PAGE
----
Civil society in Lebanon in large, including parts of the Shiite population), now reflects overwhelming opposition to Hizbollah’s policy in Syria and Lebanon. The announcement by US President Obama in late August that the US intended to launch a military strike againsrt Syria exposed the depth of the domestic Lebanese criticism of Hizbollah. Many Lebanese politicians attacked the organization’s policy, and Hizbollah ally Michel Aoun, a member of the March 8 Coalition, announced that if Hizbollah intervened in Syria during an American attack, he would withdraw from – and thereby dissolve – the coalition. Many TV channels mobilized to exert massive public pressure on Hizbollah not to intervene in the Syrian civil war, and many commentators and interviewees publicly opposed any Hizbollah military action against Israel. The public “turned its back on Hizbollah,” and some even tweeted that “Hizbollah is more dangerous to Lebanon than Israel.” Indeed, Israel has become marginal to the domestic Lebanese discourse, with the three main themes of being the Syrian civil war and its effect on Lebanon; the deteriorating security situation and the domestic ethnic Lebanese struggle; and the domestic effect of Hizbollah’s political weakening.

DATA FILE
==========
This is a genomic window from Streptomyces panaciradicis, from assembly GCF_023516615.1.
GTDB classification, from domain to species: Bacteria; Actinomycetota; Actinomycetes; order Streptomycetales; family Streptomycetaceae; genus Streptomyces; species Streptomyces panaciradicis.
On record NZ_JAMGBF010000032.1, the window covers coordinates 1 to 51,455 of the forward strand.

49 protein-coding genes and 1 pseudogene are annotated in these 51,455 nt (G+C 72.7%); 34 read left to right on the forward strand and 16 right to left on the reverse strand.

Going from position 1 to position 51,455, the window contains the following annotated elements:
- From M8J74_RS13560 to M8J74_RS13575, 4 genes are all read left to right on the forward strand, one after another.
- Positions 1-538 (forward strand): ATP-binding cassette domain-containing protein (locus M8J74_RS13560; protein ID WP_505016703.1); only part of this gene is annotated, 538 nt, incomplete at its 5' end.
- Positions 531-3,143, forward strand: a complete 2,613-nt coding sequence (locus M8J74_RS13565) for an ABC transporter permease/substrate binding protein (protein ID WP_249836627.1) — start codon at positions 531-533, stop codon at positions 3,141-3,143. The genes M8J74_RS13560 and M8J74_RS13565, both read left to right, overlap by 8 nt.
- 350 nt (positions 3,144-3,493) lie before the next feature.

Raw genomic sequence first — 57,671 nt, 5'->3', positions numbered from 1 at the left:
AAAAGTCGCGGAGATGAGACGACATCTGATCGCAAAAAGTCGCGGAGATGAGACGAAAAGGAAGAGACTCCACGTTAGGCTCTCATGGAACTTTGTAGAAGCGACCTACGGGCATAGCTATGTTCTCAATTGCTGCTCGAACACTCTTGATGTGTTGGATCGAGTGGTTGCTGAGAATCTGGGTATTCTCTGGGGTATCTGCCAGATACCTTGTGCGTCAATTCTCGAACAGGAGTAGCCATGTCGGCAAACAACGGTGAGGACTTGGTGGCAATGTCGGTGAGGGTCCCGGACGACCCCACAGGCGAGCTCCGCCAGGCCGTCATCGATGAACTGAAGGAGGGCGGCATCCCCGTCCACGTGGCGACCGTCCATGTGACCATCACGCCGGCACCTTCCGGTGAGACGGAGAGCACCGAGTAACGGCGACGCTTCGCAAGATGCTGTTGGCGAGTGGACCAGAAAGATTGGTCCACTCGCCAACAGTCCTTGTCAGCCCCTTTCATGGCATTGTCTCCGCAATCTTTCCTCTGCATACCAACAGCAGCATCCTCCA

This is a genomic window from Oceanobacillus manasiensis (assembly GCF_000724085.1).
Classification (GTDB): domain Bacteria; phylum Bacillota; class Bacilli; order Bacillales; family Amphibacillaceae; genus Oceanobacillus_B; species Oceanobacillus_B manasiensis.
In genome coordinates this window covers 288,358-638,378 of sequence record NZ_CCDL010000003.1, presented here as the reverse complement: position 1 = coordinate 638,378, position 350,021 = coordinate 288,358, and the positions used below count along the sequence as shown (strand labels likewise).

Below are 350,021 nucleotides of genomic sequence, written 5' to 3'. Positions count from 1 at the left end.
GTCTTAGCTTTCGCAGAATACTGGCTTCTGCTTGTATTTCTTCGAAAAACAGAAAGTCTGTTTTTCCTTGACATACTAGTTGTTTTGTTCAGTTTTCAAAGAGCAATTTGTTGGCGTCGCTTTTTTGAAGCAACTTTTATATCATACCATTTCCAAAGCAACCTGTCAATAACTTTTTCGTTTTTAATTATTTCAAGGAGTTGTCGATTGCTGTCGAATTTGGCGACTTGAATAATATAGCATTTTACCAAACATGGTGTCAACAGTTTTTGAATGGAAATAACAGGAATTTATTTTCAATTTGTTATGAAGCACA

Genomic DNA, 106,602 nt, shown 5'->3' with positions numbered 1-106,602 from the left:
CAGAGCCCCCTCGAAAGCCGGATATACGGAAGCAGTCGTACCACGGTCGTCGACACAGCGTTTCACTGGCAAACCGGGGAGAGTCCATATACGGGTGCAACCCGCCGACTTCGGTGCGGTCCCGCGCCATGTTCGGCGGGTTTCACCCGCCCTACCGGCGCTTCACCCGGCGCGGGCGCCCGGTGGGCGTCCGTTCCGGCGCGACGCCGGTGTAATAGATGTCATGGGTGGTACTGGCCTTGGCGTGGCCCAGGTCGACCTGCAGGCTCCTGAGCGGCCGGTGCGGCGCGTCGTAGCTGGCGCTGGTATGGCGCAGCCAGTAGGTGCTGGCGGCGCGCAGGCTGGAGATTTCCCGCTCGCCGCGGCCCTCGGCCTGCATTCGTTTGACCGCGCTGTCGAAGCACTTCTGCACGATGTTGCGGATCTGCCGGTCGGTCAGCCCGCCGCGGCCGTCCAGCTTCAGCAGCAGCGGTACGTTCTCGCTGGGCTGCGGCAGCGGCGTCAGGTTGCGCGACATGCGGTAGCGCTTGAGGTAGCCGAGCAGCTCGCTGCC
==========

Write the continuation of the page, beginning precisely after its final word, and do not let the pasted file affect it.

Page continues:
A similar picture applies to Hamas in the Gaza Strip. The wave of revolutions in the Arab world has brought about a change in domestic Palestinian discourse: from a focus on “Israel, the enemy without” to “Hamas, the enemy from within;” from a discussion of a violent nationalistic struggle to a discussion of rights, freedom, and a better standard of living. Internet discourse reveals that for the first time since the establishment of Hamas, a majority of the Gaza population want to overthrow the Hamas regime. This is the first time that Gazan public opinion has indicated that the public regards Hamas’ policy as a greater threat than Israel to their well being.